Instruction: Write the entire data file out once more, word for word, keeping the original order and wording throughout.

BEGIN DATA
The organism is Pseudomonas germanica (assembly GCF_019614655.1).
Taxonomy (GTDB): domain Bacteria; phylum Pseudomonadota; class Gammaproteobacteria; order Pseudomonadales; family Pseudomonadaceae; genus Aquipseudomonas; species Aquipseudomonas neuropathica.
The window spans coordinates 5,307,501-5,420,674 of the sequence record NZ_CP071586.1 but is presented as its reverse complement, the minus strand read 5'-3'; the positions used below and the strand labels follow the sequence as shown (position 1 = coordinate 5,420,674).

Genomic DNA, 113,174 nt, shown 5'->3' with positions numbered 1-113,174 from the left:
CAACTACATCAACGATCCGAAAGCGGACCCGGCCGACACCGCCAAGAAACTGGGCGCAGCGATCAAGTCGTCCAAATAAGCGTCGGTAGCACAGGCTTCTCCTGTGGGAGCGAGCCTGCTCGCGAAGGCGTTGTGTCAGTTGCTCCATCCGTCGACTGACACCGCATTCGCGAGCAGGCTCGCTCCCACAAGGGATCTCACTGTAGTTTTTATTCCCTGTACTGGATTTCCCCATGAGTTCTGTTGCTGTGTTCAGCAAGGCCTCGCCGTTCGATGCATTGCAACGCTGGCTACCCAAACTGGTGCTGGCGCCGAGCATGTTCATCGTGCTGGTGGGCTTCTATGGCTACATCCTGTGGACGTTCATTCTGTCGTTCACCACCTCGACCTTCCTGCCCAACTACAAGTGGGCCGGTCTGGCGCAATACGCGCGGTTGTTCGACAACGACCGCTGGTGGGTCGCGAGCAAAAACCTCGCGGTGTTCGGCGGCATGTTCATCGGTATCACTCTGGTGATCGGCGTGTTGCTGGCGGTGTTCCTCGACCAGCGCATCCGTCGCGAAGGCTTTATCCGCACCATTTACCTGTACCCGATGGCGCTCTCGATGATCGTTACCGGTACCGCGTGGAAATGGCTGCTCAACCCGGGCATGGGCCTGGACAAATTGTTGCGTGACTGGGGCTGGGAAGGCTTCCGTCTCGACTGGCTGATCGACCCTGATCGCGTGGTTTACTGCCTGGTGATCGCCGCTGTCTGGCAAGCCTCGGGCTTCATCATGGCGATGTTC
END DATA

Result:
The organism is Pseudomonas germanica (assembly GCF_019614655.1).
Taxonomy (GTDB): domain Bacteria; phylum Pseudomonadota; class Gammaproteobacteria; order Pseudomonadales; family Pseudomonadaceae; genus Aquipseudomonas; species Aquipseudomonas neuropathica.
The window spans coordinates 5,307,501-5,420,674 of the sequence record NZ_CP071586.1 but is presented as its reverse complement, the minus strand read 5'-3'; the positions used below and the strand labels follow the sequence as shown (position 1 = coordinate 5,420,674).

Genomic DNA, 113,174 nt, shown 5'->3' with positions numbered 1-113,174 from the left:
CAACTACATCAACGATCCGAAAGCGGACCCGGCCGACACCGCCAAGAAACTGGGCGCAGCGATCAAGTCGTCCAAATAAGCGTCGGTAGCACAGGCTTCTCCTGTGGGAGCGAGCCTGCTCGCGAAGGCGTTGTGTCAGTTGCTCCATCCGTCGACTGACACCGCATTCGCGAGCAGGCTCGCTCCCACAAGGGATCTCACTGTAGTTTTTATTCCCTGTACTGGATTTCCCCATGAGTTCTGTTGCTGTGTTCAGCAAGGCCTCGCCGTTCGATGCATTGCAACGCTGGCTACCCAAACTGGTGCTGGCGCCGAGCATGTTCATCGTGCTGGTGGGCTTCTATGGCTACATCCTGTGGACGTTCATTCTGTCGTTCACCACCTCGACCTTCCTGCCCAACTACAAGTGGGCCGGTCTGGCGCAATACGCGCGGTTGTTCGACAACGACCGCTGGTGGGTCGCGAGCAAAAACCTCGCGGTGTTCGGCGGCATGTTCATCGGTATCACTCTGGTGATCGGCGTGTTGCTGGCGGTGTTCCTCGACCAGCGCATCCGTCGCGAAGGCTTTATCCGCACCATTTACCTGTACCCGATGGCGCTCTCGATGATCGTTACCGGTACCGCGTGGAAATGGCTGCTCAACCCGGGCATGGGCCTGGACAAATTGTTGCGTGACTGGGGCTGGGAAGGCTTCCGTCTCGACTGGCTGATCGACCCTGATCGCGTGGTTTACTGCCTGGTGATCGCCGCTGTCTGGCAAGCCTCGGGCTTCATCATGGCGATGTTC